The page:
Posts Tagged ‘love’

Is Love a Feeling?

Friday, March 18th, 2011


Is love a feeling? I had a lively debate about this with my husband about a year ago, in front of the people at our Bible study. We were both vehement in our positions and used Scripture to support our statements. I have to admit my husband made some good points, and at the end of our impromptu debate, a gray-haired man beamed from ear to ear and said he enjoyed it very much and learned a lot. So I thought I’d share our main points with you.

My husband was of the position that love was not a feeling. He said it was a commitment, that feelings were too fickle. Feelings would come and go, but love as I Corinthians 13 described it was all action. None of that love chapter contained emotion. He expounded on this at great length, and his arguments were sound. They seemed irrefutable.

He even described love for God not being based on emotion, because obedience to God is not something you always feel like doing. He mentioned that some Christians rely on their emotions as the authenticity of their commitment to God when in reality they are just working themselves up to a psychotic state, and for what purpose? To feel close to God when in reality, God might not be close to them at all. Emotional psychotic states mean nothing. You can take drugs to do that. Emotion in no way indicates closeness to God.

I countered by saying that love has to include feeling. Take the Good Samaritan story. We are commanded to love our neighbor, and how? We are supposed to FEEL compassion on a person that is beat-up, and that emotion is supposed to move us to action. The people who walked by and felt NOTHING were not loving their neighbor. If you don’t give a flip, you don’t love. Period.

I often feel the presence of God in my spirit. It is the most incredible calm. It’s joyful in a quiet way. I just can’t explain it, but it is definitely an emotion. And it’s real. Connecting with other people or with God is impossible without emotion.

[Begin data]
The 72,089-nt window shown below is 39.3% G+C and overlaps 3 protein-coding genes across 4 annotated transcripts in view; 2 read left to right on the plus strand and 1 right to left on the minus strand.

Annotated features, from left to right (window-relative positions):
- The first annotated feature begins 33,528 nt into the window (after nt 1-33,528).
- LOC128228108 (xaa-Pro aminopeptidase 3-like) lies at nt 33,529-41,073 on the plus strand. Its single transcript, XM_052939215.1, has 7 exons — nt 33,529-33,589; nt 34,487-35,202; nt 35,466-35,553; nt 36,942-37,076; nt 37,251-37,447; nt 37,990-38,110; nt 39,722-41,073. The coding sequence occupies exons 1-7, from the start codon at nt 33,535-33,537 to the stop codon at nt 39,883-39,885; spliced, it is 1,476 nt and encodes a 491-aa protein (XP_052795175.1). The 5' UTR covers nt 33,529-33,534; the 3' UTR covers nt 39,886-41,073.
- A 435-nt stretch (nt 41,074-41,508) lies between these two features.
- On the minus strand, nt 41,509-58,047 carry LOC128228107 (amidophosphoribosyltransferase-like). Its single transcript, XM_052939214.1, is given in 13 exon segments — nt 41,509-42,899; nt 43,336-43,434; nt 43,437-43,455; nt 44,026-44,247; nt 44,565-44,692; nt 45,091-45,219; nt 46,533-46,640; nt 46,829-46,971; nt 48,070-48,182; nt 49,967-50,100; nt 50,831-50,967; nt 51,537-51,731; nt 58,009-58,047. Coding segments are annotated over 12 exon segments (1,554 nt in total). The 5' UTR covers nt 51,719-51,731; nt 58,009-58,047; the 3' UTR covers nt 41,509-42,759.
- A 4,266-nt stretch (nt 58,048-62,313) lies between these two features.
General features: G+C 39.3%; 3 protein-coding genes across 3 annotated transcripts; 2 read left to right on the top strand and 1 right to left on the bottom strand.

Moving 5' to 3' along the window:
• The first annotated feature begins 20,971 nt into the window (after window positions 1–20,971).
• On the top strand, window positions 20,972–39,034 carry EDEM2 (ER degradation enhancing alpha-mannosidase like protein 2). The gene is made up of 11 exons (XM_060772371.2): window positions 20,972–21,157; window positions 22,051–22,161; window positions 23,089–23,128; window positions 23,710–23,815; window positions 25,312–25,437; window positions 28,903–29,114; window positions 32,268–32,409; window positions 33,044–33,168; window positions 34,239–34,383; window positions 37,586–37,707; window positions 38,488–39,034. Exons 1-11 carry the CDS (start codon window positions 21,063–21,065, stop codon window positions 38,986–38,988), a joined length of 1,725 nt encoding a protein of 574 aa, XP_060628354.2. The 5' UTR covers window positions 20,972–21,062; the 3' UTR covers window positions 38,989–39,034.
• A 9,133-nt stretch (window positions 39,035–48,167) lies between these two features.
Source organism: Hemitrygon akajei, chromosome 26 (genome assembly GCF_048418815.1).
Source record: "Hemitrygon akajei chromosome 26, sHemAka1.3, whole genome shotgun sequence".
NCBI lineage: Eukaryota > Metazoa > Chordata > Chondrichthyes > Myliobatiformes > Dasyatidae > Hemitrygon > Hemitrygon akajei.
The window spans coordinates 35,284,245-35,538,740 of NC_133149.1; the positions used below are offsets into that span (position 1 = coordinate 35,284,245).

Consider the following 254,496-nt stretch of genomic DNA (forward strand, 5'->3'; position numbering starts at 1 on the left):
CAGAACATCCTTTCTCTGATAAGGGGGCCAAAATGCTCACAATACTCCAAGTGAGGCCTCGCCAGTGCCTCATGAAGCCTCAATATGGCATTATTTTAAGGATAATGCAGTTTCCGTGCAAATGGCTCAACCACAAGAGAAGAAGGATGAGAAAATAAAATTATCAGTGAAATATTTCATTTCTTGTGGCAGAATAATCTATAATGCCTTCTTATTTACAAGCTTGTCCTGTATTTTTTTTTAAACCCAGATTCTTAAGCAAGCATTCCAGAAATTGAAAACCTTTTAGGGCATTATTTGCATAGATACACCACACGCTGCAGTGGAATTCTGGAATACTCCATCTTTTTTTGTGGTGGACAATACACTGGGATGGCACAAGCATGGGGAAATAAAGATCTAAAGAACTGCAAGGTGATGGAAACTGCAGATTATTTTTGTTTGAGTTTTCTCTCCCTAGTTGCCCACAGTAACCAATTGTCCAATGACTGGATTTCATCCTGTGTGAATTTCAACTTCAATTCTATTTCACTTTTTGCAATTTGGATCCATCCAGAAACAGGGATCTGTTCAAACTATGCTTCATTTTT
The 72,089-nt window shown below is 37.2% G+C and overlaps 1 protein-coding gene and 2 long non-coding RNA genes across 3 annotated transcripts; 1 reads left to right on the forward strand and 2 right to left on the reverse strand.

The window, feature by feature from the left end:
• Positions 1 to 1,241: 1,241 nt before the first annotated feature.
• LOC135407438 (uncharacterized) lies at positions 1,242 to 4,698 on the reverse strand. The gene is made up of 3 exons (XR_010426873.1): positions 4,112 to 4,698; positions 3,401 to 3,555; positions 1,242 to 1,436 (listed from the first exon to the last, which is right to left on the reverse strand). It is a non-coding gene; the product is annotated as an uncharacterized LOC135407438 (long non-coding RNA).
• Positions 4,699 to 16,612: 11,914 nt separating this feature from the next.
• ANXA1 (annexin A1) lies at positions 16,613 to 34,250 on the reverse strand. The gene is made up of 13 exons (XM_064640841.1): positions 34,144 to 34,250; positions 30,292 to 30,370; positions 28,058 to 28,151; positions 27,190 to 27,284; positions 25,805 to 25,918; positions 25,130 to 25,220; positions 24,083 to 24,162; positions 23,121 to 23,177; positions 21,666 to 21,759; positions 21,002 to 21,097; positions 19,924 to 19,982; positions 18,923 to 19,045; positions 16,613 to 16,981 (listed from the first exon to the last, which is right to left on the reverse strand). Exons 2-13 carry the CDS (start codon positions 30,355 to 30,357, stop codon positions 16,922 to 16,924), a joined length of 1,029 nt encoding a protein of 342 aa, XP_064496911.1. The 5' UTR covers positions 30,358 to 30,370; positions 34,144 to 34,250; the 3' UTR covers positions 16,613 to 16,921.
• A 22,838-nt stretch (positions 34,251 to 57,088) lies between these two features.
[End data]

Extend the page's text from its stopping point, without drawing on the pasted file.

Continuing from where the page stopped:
My husband countered by saying that he’s also had personal experiences with God. But the point he was making was that you can’t base your relationship to God on your feelings.

But even Jesus had deep emotions. Seriously. Just read the gospels. And God the Father… Just read the prophets of the Old Testament and you will see how He yearns for us to come back to Him like a lover would, with deep emotional hurt. This is God we are talking about. I feel like my whole life I’ve been told that emotion is sin. But we’re commanded to love, and love includes emotion, because love is compassion.

Then I mentioned marriage. Of course, everyone knows that marriages that have no emotion are not good. Intimacy without emotion would be intolerable to me. I asked my husband if he would actually enjoy that. He had no answer. So there. Commitment without emotion is not what God wants for marriages, or for friendships, or even in our interactions with strangers. When we are commanded to love God and others, He means full blast (heart, soul, mind, and strength), not just halfway.

My husband would retort that commitment lasts longer than emotion, and that commitment doesn’t mean you have apathy. Commitment is much more full-blast than emotion, because it’s still there, even years later. If your love for people depends on your emotions, you will not do the right thing if your fickle emotions don’t come through. And since I gave a disproportionate amount of space to my side of the argument, I will go ahead and let him have the last word. You know, as a concession.

My Husband is a Man of God

Tuesday, February 15th, 2011